The most deprived areas of Reading have been revealed, according to data.

Across the town, more than one in ten people are living in poverty with 11.4 per cent described as 'income-deprived'. 

The Chronicle has been investigating the wealth disparity across the town and has visited the wealthiest and the least wealthy neighbourhoods to speak to residents about their thoughts. 

The town as a whole ranks 140 out of 316 for local authorities in England as the most deprived.

Some areas are more affected than others, as the below map details. In Whitley, for example, more than 30 per cent of children are living in poverty. 

Out of all of the 97 neighbourhoods in Reading, 12 are among the 20 percent of the most deprived income areas in England.

Here is a list of them all.

Whitley and Whitley Wood have some very deprived areas, with most of the neighbourhood falling under the “more deprived” category.

A section of Whitley even falls into the most deprived category.

Reading West also appears on the map as being a particularly deprived area, with the majority of the neighbourhood labelled as deprived.

Calcot is also considered deprived, as well as an area of Norcot.

Dee Park also falls into the category of “more deprived” with most of it in the red zone.

This is also reflected in areas of Newtown, Coley Park, Coley, and Southcote.

The issue of deprivation in Whitley was previously subject to a study by Reading Borough Council and Reading University.

Their report, published in 2018, found: "Whitley is a ‘warm and friendly’ environment plagued by stigma surrounding low aspirations, poverty, unemployment and fear amongst others. It is often attributed with negative connotations despite being very centred on people and their community. With a large amount of potential in the area, this project aims to unlock the hidden aspirations and allow the area to grow in a sustainable and manageable manner. "

The same report noted that: "Whitley is the most deprived ward in Reading with key factors such as poverty, employment and education being key issues. The area is also in the bottom 1% in the country in terms of percentage of students not staying on in education post 16, and almost half the number of pupils in the area gained 5 GCSEs (A-C*) than in Reading generally in 2015. Furthermore, the ward has a proportionally younger population that the rest of Reading with 25% of the population aged between 0-15, highlighting the need for raised aspirations and enhanced schooling."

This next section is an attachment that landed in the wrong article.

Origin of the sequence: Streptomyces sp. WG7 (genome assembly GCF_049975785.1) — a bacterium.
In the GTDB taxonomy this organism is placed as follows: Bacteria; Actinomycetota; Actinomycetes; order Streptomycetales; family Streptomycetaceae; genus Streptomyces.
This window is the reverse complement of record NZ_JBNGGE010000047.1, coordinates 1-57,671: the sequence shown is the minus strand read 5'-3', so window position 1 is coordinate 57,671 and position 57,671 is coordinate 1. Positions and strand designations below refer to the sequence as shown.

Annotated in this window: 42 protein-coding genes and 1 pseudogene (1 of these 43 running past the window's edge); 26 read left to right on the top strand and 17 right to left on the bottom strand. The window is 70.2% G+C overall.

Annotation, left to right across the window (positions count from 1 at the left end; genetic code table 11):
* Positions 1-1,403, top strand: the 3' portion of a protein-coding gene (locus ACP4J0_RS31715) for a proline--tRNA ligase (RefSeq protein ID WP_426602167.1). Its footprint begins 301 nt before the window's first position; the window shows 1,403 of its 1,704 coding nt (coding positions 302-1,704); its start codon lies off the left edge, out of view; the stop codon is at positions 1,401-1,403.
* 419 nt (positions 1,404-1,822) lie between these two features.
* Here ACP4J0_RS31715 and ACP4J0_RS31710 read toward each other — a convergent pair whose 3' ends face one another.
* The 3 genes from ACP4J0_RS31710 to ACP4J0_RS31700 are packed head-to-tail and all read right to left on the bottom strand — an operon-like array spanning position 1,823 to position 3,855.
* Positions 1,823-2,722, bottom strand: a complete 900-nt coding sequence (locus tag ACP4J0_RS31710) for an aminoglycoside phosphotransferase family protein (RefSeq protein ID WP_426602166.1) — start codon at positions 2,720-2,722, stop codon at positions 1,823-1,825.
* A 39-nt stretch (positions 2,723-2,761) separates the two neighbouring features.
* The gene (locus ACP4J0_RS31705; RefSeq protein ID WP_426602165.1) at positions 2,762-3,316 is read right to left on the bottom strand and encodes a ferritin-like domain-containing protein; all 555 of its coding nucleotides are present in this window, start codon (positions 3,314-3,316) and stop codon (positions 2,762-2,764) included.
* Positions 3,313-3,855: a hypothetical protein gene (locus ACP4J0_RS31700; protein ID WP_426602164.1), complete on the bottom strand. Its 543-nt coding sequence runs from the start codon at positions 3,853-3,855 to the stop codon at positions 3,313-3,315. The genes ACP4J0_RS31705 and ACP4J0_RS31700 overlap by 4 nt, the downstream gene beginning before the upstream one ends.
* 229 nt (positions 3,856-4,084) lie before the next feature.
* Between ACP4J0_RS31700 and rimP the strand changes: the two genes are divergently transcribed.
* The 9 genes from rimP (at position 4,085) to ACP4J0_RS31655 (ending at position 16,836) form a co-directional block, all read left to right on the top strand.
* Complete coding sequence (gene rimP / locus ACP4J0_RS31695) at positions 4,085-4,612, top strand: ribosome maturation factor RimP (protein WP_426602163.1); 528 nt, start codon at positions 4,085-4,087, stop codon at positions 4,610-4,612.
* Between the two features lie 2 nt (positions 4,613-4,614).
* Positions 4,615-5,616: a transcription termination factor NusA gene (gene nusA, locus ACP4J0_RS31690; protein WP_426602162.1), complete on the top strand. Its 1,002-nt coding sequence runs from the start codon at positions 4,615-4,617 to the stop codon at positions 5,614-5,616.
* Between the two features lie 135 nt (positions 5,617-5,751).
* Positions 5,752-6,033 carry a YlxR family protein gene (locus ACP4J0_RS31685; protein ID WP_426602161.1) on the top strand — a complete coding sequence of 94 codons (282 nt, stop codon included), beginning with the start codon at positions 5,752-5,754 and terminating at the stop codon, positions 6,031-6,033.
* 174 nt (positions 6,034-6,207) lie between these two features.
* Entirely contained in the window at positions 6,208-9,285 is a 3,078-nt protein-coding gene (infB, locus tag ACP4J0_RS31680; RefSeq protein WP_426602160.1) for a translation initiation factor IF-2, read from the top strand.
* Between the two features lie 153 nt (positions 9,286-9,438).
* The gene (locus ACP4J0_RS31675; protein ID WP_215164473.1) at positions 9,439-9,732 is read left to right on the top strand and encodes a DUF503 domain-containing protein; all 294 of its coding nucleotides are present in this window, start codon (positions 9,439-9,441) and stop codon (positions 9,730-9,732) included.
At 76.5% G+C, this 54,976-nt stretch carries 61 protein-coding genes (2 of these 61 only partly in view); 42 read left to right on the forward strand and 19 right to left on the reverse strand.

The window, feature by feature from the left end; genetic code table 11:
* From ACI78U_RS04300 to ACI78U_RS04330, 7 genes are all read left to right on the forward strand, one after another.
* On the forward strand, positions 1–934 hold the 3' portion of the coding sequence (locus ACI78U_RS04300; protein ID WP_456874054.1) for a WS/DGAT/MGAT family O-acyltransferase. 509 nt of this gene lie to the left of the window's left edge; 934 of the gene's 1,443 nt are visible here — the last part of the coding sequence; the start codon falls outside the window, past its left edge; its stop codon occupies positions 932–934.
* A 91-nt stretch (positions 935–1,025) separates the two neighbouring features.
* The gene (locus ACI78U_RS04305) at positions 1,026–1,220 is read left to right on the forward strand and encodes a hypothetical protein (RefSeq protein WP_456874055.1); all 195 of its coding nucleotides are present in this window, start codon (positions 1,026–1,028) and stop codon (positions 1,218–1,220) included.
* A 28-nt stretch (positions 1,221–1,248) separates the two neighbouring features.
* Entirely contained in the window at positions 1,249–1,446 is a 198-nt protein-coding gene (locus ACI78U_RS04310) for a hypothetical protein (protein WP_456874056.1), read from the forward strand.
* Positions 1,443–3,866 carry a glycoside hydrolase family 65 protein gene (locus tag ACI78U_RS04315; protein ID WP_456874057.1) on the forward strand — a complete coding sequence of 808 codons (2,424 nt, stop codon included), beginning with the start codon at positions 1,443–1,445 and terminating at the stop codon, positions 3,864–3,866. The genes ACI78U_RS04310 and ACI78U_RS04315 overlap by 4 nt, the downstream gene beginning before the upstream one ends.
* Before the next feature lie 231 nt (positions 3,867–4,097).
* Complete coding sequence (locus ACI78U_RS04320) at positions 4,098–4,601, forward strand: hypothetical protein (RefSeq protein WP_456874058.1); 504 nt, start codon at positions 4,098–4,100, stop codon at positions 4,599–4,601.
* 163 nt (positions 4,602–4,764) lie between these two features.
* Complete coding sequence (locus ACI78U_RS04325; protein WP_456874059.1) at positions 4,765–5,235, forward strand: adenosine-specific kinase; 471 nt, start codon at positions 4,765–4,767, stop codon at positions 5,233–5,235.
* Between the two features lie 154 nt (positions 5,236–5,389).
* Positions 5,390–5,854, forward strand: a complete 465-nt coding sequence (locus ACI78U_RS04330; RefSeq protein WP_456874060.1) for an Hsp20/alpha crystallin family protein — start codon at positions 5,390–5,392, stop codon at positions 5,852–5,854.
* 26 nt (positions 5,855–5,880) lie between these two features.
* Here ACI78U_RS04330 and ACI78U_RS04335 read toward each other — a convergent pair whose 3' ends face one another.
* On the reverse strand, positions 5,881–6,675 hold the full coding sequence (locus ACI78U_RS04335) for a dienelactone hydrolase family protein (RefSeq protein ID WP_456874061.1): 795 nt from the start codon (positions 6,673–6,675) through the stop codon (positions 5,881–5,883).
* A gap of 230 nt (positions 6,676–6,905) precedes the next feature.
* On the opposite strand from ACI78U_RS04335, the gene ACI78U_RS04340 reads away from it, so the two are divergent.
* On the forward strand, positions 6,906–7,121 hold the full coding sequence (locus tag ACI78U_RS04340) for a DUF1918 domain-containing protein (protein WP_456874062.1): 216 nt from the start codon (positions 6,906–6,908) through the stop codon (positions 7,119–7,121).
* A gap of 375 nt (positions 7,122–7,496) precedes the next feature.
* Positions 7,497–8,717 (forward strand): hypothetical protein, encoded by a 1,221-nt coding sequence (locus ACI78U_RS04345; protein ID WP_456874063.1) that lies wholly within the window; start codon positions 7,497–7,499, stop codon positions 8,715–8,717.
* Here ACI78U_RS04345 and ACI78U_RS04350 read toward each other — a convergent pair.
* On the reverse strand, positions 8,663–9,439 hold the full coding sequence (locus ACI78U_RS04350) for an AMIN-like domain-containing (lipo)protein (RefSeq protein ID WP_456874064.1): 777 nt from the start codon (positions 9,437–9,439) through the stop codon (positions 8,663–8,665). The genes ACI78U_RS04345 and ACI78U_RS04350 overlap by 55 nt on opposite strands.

Speaking to Whitley residents this month, many highlighted the strong community ethos that prevails there and the way people will help one another out.

Certainly research shows that a sense of community and belonging is stronger in working class neighbourhoods.

Speaking about many of the positives of Whitley, resident Zoe Annereau said: “Whitley has links to so many things. Reading Girl’s School is one of the top-performing schools in the UK (or was the case a couple of years ago), Shinfield Studios a stone's throw away, and Green Park houses a wealth of opportunities.

“Oh, and we don’t have thousands of new builds congesting the roads unlike three-mile cross/Spencer’s wood!

“There is a lot to be proud of Whitley, and the older generation needs to remember that, rather than continuing the stigma!”

Karen Chesebro-Reilly added: “I love Whitley. We are down-to-earth people. On the bus when it's crowded some say, “Come on ducky we will all move up, squeeze up.”

“Some of the youngsters may look scary but talk to them and they are really nice. I have lived in Calcot, Tilehurst, the USA, and Spain but home is where the heart is and that's Whitley.”

In agreement with the previous comment, Zoe Langford said: “100%! I grew up in Whitley and it’s the only place that truly feels like home.

“I live in Tilehurst now and I do love it here, but nothing beats Whitley, nowhere near as bad as people say.”

Reflecting on the struggles, Alison Marshall said: “Pretending people aren’t deprived here doesn’t help. It’s not a bad word.

“The people are great and community spirit still exists but many, many people here are very poor and certainly a lot poorer than other areas in Reading.

“Our schools are failing our children, the sale of council housing means that families are paying extortionate rents for badly maintained properties.

“Unemployment for school leavers is the highest in Reading, homelessness among young people the same.

The lack of investment and employment opportunities here are to blame, not the people living here.”